1. In the cinema commercial we shot for my novel ‘Roofworld’, the neon set we used came from the National Theatre’s production of ‘Guys and Dolls’ because it had just finished its run and was going cheap.
2. In my collection ‘Demonized’, the story called ‘The Green Man’ is mostly true. It was written after I was attacked by macaque monkeys in Malaysia. Even the strange ‘piggy-backing’ moment at the end of the story is true.
3. Many people think I started writing with the Bryant & May series because those are the ones listed by Transworld, but many regarded ‘Spanky’, ‘Psychoville, ‘Disturbia’ and ‘Soho Black’ as a quartet, which makes sense as they were planned that way.
4. Martin Butterworth, who first turned up as a character in ‘Roofworld’, was the artist who painted the cover for ‘Personal Demons’. He wasn’t happy with it and did a second version which replaced the first after its initial print run, so there are two different covers of the same edition out there by accident.
5. Maggie Armitage first appeared in my book ‘The Ultimate Party Book’, after we threw a party, took photographs of everyone drunk, then traced over them to make the illustrations. I’m not the only person to have made her a character in a book. The author Tom Wakefield also used her in several novels.
6. My least successful novel was coincidentally my longest. ‘Red Bride’ had a national poster campaign and got great reviews, but sold disastrously. In the US edition there’s a hilarious photograph of me in formal evening wear for some obscure reason.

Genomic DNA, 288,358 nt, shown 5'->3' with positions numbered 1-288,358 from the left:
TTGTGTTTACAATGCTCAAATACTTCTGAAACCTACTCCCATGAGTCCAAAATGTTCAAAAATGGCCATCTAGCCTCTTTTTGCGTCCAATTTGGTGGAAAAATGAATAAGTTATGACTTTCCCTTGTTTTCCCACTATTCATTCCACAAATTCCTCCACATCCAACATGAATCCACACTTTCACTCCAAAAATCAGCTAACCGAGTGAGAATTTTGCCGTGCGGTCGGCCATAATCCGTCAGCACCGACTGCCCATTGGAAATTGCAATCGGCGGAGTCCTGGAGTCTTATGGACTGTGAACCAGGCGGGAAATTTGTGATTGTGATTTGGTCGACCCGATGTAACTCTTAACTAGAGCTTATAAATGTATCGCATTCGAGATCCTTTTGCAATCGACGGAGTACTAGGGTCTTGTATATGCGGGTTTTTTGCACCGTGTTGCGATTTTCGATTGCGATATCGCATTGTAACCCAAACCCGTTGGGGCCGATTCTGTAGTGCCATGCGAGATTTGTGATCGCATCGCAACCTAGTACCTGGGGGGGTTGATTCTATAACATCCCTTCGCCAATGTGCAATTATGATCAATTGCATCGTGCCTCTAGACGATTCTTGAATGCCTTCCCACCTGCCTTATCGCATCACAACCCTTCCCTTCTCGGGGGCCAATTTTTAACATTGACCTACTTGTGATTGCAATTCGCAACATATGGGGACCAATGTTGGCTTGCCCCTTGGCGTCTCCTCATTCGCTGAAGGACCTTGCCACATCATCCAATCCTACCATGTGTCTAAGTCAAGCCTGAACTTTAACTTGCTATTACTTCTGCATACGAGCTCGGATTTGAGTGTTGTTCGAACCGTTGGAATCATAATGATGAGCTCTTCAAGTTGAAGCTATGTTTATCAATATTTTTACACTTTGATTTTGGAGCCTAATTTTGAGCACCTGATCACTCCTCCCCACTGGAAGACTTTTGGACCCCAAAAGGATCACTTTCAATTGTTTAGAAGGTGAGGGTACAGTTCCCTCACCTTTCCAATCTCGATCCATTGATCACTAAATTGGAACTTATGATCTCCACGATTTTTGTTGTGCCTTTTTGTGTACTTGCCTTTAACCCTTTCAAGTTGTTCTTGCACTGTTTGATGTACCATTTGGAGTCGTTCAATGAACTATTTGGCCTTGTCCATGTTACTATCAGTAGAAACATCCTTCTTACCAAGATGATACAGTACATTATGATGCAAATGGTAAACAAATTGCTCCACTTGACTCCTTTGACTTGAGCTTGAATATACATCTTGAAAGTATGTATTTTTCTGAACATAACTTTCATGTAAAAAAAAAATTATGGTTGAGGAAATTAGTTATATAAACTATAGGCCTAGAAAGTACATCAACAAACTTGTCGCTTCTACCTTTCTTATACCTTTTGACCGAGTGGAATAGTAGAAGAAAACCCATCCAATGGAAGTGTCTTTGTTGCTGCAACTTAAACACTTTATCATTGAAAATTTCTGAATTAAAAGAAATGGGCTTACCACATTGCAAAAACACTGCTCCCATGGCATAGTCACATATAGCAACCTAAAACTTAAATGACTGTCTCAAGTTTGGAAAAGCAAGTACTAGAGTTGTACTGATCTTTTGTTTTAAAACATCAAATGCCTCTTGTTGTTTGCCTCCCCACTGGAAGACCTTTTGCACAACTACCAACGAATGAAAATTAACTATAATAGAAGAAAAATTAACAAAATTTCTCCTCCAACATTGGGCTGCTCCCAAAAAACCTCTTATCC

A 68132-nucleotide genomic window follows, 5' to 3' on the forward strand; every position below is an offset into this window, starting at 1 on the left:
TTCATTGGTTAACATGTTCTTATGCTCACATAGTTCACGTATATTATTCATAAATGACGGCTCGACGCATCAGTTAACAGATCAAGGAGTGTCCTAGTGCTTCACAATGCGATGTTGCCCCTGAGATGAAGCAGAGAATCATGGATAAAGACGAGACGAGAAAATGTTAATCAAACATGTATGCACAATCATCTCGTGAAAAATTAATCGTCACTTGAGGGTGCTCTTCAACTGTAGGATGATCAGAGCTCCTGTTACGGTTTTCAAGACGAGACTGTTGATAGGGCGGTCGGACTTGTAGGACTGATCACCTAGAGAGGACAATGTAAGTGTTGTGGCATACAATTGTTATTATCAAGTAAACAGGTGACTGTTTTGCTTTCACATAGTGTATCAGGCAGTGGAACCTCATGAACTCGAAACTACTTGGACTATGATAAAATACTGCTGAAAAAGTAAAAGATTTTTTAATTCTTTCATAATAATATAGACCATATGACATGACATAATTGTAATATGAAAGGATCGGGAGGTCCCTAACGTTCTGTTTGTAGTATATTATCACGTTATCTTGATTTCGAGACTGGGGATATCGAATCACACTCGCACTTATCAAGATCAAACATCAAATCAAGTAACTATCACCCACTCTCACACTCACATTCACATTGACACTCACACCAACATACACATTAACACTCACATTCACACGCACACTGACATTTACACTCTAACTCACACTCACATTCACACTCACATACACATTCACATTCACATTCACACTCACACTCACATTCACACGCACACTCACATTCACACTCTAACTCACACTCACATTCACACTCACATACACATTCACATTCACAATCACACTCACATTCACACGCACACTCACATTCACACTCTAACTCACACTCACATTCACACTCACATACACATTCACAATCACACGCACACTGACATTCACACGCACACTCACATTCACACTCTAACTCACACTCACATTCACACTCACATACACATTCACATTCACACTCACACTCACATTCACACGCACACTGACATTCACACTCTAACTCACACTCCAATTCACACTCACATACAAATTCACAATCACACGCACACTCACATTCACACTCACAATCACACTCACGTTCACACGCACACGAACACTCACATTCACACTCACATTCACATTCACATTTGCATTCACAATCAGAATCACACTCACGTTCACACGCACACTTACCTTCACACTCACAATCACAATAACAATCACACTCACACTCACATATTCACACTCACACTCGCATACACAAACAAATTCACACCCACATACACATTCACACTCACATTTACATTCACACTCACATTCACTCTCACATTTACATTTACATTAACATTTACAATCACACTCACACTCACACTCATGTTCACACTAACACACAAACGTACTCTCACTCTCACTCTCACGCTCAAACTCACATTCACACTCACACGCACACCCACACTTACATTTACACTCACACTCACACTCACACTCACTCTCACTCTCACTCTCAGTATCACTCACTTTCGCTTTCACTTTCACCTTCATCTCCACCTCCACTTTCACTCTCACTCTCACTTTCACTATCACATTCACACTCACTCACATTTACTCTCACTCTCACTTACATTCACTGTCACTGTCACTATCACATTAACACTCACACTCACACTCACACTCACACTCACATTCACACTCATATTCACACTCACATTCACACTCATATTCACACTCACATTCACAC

7. In ‘Calabash’ the town of Cole Bay is modelled on Herne Bay, but the cover was shot in Brighton, which was where I had the idea for the book, because the onion-turret pavilion seemed so incongruous in a rundown seaside town. The cover picture features a mate of mine who eventually became Maggie Armitage’s model agent. See how incestuous it all is?
8. The original title for ‘Rune’ was ‘Prayerdevil’, but my publisher didn’t like it. The original title for ‘Full Dark House’ was ‘Looking for Lucifer’, then ‘Lucifer’s Footprints’, which became the title of one of my Sherlock Holmes short stories.
9. The man on the cover of ‘Spanky’ was really called Fritz Kok. The last we heard of him, he was recording an album called ‘Rhythm of Saliva’ (I know, makes no sense, ESL, what can I tell you) with producer Otto van den Toom (who sounds like a Jack Kirby character from ‘Fantastic Four’). All I can remember about touring with him was that he was incredibly bored. Rupert Everett was almost signed to play Spanky in the film beside Liv Tyler and Joaquin Phoenix, until the director met him and found him ‘appalling’.
10. The hardback of ‘Roofworld’ was so successful that it went out of print before its official publication date. It’s why the publisher commissioned a cinema commercial for the paperback release. Unfortunately, the commercial went out with ‘The Fly 2′ which nobody saw.